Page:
An optimal dynamic spanner for points residing in doubling metric spaces

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An optimal dynamic spanner for points residing in doubling metric spaces

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An optimal dynamic spanner for points residing in doubling metric spaces

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An optimal dynamic spanner for points residing in doubling metric spaces

Lee-Ad Gottlieb

NYU Weizmann

Liam Roditty

Weizmann

- A spanner for graph G is a subgraph H
- H contains all vertices in G
- H contains only some edges of G

G

H

1

2

2

1

1

1

1

- Some qualities of a spanner
- degree
- stretch
- hop
- weight

- Applications: networks, routing…

G

H

1

2

2

1

1

1

1

- Our goal:
- Build (1+e)-stretch spanner for the full graph on S
- Low degree
- Maintain dynamically

- Lower bounds on degree and dynamic maintenance follow…
- First need to define doubling dimension

- Point set X has doubling dimension if
- the points of X covered by ball B can be covered by 2 balls of half the radius.
- Where a ball centered at point c is the space within distance r of c.

4

5

3

6

8

2

7

1

1

1

1

1

1

- Low stretch spanner necessitates high degree.
- Example: A
(2-e)-spanner

is the full graph

- Example: A
- Lower bounds on degree
- (1/e)O()

H

- Lower bound on insertions
- An insertion of a new point in a (1+e)-spanner subsumes a (1+e)-NNS

e

1

q

e

e

e

e

- Lower bounds on (1+e)-ANN search (arbitrary metric space)
- 2O() log n
- (1/e)O()

- Krauthgamer and Lee (SODA ‘04)
- considered (1+e)-ANN queries on S having low doubling dimension
- Created a point hierarchy to solve this problem

- Hierarchy is composed of levels of d-nets.
- Packing: Points of each net spaced out
- Covering: Points of each net cover all points of the previous level

- Spanners can be created using point hierarchies (GGN-04)
- Example…
- Consider the hierarchy of KL-04, used in nearest neighbor search
- Hierarchy is composed of levels of d-nets.
- Packing: Points of each net spaced out
- Covering: Points of each net cover all points of the previous level

1-net

2-net

4-net

8-net

1-net

2-net

4-net

8-net

Packing

Radius = 1

Covering: all points

are covered

1-net

2-net

4-net

8-net

Radius = 2

1-net

2-net

4-net

8-net

1-net

2-net

4-net

8-net

1-net

2-net

4-net

8-net

1-net

2-net

4-net

8-net

1-net

2-net

4-net

8-net

1-net

2-net

4-net

8-net

Spanning Tree defines

Parent-child relationship

Let logD be the aspect

Ratio of the point set.

The tree has logD levels.

Tree

Parent-child

edge

- Edges
- Parent-child
- Lateral

- Path:
- Up, across, down

Tree

Lateral

edge

- Edges
- Parent-child
- Lateral

- Path:
- Up, across, down

Tree

Path

- Edges
- Parent-child
- Lateral

- Path:
- Up, across, down

Tree

Path

- Edges
- Parent-child
- Lateral

- Path:
- Up, across, down

Tree

Path

- Edges
- Parent-child
- Lateral

- Path:
- Up, across, down

Tree

Path

- Edges
- Parent-child
- Lateral

- Path:
- Up, across, down

Tree

Path

- Edges
- Parent-child
- Lateral

- Path:
- Up, across, down

Tree

Path

- Edges
- Parent-child
- Lateral

- Path:
- Up, across, down

1-net

2-net

4-net

8-net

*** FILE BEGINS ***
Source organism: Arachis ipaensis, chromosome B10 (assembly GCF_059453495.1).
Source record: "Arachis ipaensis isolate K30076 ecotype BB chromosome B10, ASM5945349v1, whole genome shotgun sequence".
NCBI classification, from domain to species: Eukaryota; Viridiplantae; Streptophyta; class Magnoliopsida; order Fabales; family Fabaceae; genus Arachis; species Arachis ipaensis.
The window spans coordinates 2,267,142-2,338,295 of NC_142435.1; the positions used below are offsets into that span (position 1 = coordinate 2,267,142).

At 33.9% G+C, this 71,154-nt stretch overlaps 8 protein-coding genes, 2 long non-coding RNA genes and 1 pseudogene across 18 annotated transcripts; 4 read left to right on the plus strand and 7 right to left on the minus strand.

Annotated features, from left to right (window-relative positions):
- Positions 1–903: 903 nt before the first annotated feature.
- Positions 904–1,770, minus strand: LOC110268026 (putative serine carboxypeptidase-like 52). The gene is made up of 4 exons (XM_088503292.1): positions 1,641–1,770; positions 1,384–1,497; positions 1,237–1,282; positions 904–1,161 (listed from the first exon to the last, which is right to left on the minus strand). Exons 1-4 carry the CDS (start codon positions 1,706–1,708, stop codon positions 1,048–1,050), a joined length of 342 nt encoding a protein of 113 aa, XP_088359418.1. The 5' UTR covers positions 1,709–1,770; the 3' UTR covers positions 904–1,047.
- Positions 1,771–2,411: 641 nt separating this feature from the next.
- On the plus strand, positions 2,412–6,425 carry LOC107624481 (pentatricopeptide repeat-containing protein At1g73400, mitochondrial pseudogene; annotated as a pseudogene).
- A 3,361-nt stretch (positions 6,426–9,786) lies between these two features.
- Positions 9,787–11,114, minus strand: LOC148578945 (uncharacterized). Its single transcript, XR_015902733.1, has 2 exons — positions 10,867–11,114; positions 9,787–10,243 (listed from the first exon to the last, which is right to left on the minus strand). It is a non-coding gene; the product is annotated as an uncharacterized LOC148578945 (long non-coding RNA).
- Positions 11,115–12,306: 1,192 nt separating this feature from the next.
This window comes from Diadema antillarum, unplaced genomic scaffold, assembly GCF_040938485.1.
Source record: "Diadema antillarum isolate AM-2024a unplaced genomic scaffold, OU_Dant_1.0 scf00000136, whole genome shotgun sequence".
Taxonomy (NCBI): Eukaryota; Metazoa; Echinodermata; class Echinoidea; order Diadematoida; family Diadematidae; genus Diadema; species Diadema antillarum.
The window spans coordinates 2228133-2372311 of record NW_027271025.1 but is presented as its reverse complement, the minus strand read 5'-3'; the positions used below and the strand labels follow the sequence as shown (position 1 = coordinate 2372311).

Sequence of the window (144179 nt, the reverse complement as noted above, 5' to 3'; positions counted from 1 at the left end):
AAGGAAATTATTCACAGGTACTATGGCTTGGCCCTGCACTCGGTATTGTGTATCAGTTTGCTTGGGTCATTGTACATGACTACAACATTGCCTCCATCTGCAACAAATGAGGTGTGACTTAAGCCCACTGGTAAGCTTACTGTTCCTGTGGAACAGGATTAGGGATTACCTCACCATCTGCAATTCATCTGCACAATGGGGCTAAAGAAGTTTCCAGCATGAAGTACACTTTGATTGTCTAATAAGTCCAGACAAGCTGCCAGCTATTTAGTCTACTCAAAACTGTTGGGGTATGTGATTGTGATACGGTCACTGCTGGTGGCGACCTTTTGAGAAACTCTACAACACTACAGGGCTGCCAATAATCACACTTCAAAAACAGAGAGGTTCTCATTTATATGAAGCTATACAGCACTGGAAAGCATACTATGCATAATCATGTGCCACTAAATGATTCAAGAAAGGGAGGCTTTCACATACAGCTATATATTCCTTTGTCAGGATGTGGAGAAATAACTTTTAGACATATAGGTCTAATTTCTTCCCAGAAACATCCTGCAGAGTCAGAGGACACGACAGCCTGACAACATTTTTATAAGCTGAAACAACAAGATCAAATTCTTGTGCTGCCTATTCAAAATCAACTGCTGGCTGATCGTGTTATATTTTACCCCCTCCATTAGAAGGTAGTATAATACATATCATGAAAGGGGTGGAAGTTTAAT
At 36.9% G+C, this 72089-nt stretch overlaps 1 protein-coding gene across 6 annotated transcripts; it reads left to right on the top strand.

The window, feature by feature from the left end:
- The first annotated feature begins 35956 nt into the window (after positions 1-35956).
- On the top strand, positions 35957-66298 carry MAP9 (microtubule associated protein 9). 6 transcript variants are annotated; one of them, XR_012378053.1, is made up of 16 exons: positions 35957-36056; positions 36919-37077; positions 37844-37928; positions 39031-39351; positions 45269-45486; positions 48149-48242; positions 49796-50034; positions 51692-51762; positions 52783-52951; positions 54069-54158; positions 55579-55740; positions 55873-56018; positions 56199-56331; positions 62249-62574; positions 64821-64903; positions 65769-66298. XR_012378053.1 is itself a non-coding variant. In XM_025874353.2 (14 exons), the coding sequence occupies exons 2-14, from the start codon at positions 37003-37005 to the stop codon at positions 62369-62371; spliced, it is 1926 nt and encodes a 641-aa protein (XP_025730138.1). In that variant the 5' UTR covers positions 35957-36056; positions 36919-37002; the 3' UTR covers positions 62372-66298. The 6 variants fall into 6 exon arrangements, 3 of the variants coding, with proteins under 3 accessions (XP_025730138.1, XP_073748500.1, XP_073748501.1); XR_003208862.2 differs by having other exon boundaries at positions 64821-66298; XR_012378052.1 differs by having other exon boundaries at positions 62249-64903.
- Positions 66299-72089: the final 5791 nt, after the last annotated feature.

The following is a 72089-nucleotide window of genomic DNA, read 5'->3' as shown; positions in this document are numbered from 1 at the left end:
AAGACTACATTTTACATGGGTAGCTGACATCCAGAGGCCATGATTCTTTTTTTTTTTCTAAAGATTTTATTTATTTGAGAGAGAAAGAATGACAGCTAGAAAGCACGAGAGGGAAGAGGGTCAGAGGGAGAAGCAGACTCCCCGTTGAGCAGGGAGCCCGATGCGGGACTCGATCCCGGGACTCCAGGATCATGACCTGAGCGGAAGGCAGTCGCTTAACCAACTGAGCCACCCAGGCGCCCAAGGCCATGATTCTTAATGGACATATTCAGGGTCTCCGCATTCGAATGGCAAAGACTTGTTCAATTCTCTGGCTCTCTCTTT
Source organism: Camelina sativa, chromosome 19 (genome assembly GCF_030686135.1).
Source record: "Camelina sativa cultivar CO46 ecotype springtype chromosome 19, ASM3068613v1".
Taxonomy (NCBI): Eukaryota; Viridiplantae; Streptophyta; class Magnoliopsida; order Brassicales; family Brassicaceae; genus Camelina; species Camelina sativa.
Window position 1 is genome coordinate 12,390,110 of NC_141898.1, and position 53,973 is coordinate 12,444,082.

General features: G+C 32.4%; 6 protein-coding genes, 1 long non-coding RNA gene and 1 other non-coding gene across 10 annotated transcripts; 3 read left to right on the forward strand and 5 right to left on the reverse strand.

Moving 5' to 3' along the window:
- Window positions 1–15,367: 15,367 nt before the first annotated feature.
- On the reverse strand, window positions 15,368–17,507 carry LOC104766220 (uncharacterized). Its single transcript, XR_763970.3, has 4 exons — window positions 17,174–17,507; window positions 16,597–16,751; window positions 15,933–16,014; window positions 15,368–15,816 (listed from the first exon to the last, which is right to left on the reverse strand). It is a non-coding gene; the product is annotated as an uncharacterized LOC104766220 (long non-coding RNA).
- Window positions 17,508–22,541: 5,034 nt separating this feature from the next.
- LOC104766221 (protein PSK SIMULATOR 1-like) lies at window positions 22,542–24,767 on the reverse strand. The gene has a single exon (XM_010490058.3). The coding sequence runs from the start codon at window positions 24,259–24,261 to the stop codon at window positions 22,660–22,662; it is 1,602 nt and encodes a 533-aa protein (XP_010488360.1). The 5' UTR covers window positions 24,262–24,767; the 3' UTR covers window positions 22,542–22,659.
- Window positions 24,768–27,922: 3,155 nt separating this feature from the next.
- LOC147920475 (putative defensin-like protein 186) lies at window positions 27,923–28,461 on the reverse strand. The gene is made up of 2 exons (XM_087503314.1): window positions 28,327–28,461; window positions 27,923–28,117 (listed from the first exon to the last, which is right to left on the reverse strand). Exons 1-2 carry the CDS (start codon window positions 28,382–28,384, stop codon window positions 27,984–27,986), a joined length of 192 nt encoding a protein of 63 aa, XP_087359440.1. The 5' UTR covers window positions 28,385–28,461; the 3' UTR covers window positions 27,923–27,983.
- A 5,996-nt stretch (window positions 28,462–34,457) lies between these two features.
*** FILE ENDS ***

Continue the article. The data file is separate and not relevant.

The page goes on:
Identify 1-net

points

1-net

2-net

4-net

8-net

Connect 1-net

Points within

radius 3

Call these lateral

connections

1-net

2-net

4-net

8-net

Identify 2-net

points

Note that we

got all parent-

child connections

for free

1-net

2-net

4-net

8-net

Connect 2-net

Points within

radius 6

1-net

2-net

4-net

8-net

Identify 4-net

points

1-net

2-net

4-net

8-net

Connect 4-net

Points within

radius 12

1-net

2-net

4-net

8-net

What’s the stretch

between these two

Points?

1-net

2-net

4-net

8-net

What’s the stretch

between these two

Points?

Key to proof: blue

points are connected,

but white points aren’t

1-net

2-net

4-net

8-net

Stretch: dspanner/d =

(2+4+(d’+4+4)+4+2)/(d’-2-2) =

(d’+20)/(d’-4) < 13

d’>6

- We connected d-net points within distance 3d.
- More generally
- Connect d-net points that are within distance cd
- Degree is cO()

- Let j be the last level at which parents of the points are not connected. Stretch:
- dspanner/d < ((d’+2j+1+2j+1)+2j+2+2j+2)/(d’-2j-1-2j-1) <
(c2j+2j+2+2j+2+2j+2)/(c2j-2j) =

(c+12)/(c-1) = 1+13/(c-1) = (1+e)

- dspanner/d < ((d’+2j+1+2j+1)+2j+2+2j+2)/(d’-2j-1-2j-1) <

- Connect d-net points that are within distance cd

What’s the degree of the spanner in the previous example?

1-net

2-net

4-net

8-net

Problem: degree is logD

- Problem: This
- node appears
- at every level.
- Solution: Why
- require each level
- to be subset of
- the next one?

- Another problem: Need fast dynamic updates
- CG-06 showed how to support a hierarchy under dynamic update in 2O() log n time.
- But doesn’t support deletions!

- Goals:
- Replace deleted points
- Low Degree:
- each point should appear only O(1) times in the hierarchy

A look

at the new

hierarchy

Step 1: Remove leaf nodes of deleted points

Step 1: Remove leaf nodes of deleted points

Step 2: Compress single child paths

Step 2: Compress single child paths

Step 2: Compress single child paths

Step 2: Compress single child paths

Step 2: Compress single child paths

Tree with

degree at

least 2

Step 2: Compress single child paths

- Replacement scheme:
- Eliminates deleted points
- Each point appears
- O(1) times

- Adds a small cost to the stretch

- Spanner edges:
- Have parent-child edges
- Missing some lateral edges

parent-child

edges

Missing

lateral

edge

Possible solution?

- Replacing lateral edges

Problem: Too many

replacement edges

incident on a single

node

Solution: Assign x

as a “step child” of

the lowest covering

point

x

- Final spanner
- (1+e) stretch
- (1/e)O() degree (optimal)
- (1/e)O() log n update time (optimal?)

- Thank you!